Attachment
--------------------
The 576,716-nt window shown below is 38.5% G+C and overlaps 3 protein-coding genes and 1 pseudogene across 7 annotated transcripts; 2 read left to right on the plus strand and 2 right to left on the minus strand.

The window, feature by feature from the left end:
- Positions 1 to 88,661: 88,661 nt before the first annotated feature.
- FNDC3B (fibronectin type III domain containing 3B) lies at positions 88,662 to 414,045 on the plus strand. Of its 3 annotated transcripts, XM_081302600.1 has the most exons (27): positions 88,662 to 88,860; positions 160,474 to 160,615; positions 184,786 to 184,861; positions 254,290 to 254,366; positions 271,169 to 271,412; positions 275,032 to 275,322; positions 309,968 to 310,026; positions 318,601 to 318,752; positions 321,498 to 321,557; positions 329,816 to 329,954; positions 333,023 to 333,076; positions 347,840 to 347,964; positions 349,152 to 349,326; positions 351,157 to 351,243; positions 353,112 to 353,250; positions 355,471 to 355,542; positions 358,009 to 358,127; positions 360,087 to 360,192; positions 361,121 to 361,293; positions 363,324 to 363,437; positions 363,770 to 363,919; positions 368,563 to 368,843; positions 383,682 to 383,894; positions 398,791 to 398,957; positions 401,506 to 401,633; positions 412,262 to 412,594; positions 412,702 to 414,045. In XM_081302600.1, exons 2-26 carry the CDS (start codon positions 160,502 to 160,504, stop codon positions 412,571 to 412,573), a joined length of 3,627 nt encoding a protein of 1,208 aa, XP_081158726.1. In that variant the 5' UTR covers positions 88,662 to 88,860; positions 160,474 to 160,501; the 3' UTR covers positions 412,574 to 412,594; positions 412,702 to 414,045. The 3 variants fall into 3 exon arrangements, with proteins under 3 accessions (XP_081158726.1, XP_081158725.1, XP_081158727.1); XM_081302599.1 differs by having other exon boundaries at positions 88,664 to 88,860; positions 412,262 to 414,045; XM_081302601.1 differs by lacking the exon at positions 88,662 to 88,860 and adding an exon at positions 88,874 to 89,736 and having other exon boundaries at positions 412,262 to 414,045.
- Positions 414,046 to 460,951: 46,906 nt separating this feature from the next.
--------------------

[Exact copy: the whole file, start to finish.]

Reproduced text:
The 576,716-nt window shown below is 38.5% G+C and overlaps 3 protein-coding genes and 1 pseudogene across 7 annotated transcripts; 2 read left to right on the plus strand and 2 right to left on the minus strand.

The window, feature by feature from the left end:
- Positions 1 to 88,661: 88,661 nt before the first annotated feature.
- FNDC3B (fibronectin type III domain containing 3B) lies at positions 88,662 to 414,045 on the plus strand. Of its 3 annotated transcripts, XM_081302600.1 has the most exons (27): positions 88,662 to 88,860; positions 160,474 to 160,615; positions 184,786 to 184,861; positions 254,290 to 254,366; positions 271,169 to 271,412; positions 275,032 to 275,322; positions 309,968 to 310,026; positions 318,601 to 318,752; positions 321,498 to 321,557; positions 329,816 to 329,954; positions 333,023 to 333,076; positions 347,840 to 347,964; positions 349,152 to 349,326; positions 351,157 to 351,243; positions 353,112 to 353,250; positions 355,471 to 355,542; positions 358,009 to 358,127; positions 360,087 to 360,192; positions 361,121 to 361,293; positions 363,324 to 363,437; positions 363,770 to 363,919; positions 368,563 to 368,843; positions 383,682 to 383,894; positions 398,791 to 398,957; positions 401,506 to 401,633; positions 412,262 to 412,594; positions 412,702 to 414,045. In XM_081302600.1, exons 2-26 carry the CDS (start codon positions 160,502 to 160,504, stop codon positions 412,571 to 412,573), a joined length of 3,627 nt encoding a protein of 1,208 aa, XP_081158726.1. In that variant the 5' UTR covers positions 88,662 to 88,860; positions 160,474 to 160,501; the 3' UTR covers positions 412,574 to 412,594; positions 412,702 to 414,045. The 3 variants fall into 3 exon arrangements, with proteins under 3 accessions (XP_081158726.1, XP_081158725.1, XP_081158727.1); XM_081302599.1 differs by having other exon boundaries at positions 88,664 to 88,860; positions 412,262 to 414,045; XM_081302601.1 differs by lacking the exon at positions 88,662 to 88,860 and adding an exon at positions 88,874 to 89,736 and having other exon boundaries at positions 412,262 to 414,045.
- Positions 414,046 to 460,951: 46,906 nt separating this feature from the next.